In Sydney next week! I also need to know these things. Interested in hidden, unhidden, and not really hiding but not really bothered Sydney.

dubdobdee:

rabbits as marginalia (3)

also snail combat! iconography of snails complicated: can represent a mocking of bravery (knights with lances facing snails), cowardice (retreat into shell), mistrust (carry house about with them for fear of theft), weakness within show of outward strength. "snail with head of Rowan Williams" more complicated, possible satirical intent, as can’t be accounted for by standard exemplar/monde renversé content. wonder what the insignia on the shield represents. (snails were occasionally used by French marginal illustrators to mock lombardians on analogy of greed (banking) and cowardice (fled Charlemagne).

dubdobdee:

rabbits as marginalia (3)

also snail combat! iconography of snails complicated: can represent a mocking of bravery (knights with lances facing snails), cowardice (retreat into shell), mistrust (carry house about with them for fear of theft), weakness within show of outward strength.

"snail with head of Rowan Williams" more complicated, possible satirical intent, as can’t be accounted for by standard exemplar/monde renversé content. wonder what the insignia on the shield represents. (snails were occasionally used by French marginal illustrators to mock lombardians on analogy of greed (banking) and cowardice (fled Charlemagne).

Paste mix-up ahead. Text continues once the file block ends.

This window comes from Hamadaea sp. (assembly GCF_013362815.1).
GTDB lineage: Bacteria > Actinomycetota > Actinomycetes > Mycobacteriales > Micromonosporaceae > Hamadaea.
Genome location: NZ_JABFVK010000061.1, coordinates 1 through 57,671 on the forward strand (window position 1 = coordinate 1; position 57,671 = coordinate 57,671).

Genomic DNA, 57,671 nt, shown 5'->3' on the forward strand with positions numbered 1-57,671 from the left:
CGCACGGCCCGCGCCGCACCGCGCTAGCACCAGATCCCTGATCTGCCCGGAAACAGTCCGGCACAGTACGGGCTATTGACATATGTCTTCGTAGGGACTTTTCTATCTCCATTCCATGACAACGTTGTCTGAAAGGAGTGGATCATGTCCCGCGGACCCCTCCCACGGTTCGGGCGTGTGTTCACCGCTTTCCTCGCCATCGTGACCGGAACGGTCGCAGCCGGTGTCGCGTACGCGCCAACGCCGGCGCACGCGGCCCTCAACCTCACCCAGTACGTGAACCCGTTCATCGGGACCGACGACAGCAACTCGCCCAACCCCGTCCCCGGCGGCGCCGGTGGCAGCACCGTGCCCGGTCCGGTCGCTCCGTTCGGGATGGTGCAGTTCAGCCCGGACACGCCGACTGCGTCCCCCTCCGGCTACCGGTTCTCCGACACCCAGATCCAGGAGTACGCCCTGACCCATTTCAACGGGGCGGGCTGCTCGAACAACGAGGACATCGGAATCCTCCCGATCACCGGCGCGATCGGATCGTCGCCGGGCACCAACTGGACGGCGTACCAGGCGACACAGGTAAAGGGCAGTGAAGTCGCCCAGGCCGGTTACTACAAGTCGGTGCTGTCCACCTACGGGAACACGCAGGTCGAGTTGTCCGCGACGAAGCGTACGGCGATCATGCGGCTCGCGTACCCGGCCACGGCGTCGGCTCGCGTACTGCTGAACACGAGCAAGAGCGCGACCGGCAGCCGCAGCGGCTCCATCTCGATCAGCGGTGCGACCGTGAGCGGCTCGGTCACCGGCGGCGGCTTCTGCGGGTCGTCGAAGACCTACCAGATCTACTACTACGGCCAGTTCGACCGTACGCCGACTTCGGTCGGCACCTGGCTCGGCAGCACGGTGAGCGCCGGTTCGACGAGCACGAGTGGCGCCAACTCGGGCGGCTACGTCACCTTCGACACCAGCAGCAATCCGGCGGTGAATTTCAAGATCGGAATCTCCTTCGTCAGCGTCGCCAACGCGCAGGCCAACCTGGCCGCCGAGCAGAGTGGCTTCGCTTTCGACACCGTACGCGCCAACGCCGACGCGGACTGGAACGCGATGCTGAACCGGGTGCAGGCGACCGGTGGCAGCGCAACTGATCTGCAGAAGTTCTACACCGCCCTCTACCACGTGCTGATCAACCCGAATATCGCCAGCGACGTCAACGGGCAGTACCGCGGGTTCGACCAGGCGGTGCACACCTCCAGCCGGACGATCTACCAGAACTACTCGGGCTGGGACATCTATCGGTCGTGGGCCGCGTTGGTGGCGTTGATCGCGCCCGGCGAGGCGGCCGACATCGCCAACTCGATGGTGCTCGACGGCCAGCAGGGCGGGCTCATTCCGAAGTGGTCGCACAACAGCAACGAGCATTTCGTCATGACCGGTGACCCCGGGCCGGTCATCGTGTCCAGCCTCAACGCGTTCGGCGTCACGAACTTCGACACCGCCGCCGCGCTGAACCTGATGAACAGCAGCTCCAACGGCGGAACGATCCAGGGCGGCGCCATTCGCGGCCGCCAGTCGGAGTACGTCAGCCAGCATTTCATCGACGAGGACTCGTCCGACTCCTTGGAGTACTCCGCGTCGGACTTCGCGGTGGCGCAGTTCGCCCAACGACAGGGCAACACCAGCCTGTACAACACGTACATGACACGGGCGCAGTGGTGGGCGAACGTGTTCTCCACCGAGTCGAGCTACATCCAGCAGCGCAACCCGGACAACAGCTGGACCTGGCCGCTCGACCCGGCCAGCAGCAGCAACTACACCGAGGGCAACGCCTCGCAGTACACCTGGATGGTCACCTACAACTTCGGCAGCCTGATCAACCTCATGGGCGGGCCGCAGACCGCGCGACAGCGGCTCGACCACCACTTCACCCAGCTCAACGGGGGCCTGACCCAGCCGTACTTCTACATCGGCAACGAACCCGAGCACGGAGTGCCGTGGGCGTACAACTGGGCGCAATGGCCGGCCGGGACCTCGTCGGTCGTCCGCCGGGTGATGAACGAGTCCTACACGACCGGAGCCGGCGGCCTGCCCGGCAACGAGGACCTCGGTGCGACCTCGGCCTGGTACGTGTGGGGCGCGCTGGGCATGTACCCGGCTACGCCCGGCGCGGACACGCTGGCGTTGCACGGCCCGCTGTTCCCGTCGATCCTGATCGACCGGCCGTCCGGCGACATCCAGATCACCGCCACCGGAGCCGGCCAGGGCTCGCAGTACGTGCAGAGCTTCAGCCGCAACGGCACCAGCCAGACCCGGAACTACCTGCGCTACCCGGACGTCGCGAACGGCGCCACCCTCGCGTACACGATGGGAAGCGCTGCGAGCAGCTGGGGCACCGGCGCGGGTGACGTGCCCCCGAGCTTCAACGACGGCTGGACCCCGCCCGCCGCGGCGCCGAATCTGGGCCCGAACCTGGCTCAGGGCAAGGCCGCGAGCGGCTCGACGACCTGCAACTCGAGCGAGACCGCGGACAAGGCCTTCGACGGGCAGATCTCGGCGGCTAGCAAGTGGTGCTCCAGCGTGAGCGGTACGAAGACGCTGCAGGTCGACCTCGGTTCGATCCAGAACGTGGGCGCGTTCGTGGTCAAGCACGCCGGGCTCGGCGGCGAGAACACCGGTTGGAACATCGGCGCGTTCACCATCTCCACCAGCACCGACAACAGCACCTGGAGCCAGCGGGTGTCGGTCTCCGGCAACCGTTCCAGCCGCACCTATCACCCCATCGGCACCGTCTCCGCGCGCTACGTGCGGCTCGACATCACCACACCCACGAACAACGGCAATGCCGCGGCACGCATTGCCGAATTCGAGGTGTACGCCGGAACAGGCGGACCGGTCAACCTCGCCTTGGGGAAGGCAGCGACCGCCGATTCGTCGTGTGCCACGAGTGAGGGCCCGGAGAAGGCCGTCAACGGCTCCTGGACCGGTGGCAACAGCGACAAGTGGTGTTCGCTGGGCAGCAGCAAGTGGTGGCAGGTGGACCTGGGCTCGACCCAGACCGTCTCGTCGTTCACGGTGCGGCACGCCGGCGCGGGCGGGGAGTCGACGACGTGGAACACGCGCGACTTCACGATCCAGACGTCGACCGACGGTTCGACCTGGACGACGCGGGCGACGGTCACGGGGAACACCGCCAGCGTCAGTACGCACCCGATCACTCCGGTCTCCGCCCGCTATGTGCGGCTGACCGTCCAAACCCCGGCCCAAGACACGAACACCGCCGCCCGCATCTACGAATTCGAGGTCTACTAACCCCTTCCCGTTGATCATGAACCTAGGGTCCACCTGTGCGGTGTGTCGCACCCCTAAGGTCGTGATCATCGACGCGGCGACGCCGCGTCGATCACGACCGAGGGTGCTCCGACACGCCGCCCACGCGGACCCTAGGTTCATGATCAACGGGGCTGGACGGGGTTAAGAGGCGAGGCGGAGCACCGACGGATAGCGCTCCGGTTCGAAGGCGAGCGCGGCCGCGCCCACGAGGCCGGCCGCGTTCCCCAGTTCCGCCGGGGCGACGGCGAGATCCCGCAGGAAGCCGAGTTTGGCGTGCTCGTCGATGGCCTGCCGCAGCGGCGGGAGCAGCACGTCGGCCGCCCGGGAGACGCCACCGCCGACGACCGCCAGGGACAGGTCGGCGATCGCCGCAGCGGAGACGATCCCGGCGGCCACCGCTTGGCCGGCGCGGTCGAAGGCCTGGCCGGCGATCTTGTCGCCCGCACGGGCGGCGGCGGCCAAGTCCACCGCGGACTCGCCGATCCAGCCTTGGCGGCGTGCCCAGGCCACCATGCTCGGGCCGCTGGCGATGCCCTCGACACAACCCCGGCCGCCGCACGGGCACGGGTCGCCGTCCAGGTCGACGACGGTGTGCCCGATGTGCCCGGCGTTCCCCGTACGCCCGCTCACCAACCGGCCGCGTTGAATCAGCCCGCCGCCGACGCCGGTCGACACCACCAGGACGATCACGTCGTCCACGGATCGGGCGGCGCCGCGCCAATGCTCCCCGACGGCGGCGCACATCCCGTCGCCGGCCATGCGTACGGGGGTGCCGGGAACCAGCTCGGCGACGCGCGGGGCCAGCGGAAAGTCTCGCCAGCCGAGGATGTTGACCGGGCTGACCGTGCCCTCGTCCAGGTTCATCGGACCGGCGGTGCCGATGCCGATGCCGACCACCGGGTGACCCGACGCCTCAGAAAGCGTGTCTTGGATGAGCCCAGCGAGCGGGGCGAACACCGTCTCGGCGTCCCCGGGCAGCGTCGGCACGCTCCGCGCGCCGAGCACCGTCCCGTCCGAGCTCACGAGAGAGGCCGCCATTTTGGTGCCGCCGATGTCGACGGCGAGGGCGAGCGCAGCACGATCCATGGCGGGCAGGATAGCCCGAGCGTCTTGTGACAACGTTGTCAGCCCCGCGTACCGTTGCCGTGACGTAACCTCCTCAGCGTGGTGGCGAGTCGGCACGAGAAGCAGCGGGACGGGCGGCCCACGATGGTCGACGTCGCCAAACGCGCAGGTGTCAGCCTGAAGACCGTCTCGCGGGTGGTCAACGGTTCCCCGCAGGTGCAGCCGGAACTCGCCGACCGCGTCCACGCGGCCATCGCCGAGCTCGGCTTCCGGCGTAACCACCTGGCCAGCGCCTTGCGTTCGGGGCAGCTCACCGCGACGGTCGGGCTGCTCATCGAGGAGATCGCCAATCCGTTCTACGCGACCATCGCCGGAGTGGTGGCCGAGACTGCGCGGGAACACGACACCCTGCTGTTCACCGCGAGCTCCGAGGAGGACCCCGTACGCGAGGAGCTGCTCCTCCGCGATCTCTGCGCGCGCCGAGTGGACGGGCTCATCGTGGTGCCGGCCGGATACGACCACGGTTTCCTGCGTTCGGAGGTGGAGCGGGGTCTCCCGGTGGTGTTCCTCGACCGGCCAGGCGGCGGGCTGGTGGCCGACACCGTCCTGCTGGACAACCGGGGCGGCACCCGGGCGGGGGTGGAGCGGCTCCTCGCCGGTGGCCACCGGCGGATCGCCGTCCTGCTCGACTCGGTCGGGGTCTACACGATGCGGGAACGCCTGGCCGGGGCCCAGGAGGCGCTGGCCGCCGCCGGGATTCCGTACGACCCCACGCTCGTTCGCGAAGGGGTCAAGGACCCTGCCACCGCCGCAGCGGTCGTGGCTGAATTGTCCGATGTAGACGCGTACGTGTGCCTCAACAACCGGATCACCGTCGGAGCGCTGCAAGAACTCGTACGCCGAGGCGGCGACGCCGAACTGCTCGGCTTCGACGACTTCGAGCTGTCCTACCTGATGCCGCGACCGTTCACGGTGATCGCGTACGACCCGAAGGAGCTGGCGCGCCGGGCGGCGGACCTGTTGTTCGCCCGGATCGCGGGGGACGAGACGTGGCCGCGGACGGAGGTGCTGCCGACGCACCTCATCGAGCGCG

bubblegumcageiv:

Finally! The best Fall album of the 21st Century available on vinyl for the first time.


don’t think it’s the first time. remember seeing vinyl copies around. not least in Berlin where I almost bought a copy bcos I’d left my cd at home. decided to go back to the store the next day, but then a mixture of appalling hangover and not actually having a record player at that point.

tho v authoritative fall discog has cd only. still I remember (back in the days when I cared) thinking “wow vinyl, didn’t realise it had come out on vinyl”. I KNOW WHAT I SAW DAMMIT.

bubblegumcageiv:

Finally! The best Fall album of the 21st Century available on vinyl for the first time.

don’t think it’s the first time. remember seeing vinyl copies around. not least in Berlin where I almost bought a copy bcos I’d left my cd at home. decided to go back to the store the next day, but then a mixture of appalling hangover and not actually having a record player at that point.

tho v authoritative fall discog has cd only. still I remember (back in the days when I cared) thinking “wow vinyl, didn’t realise it had come out on vinyl”. I KNOW WHAT I SAW DAMMIT.

(via thefallthings)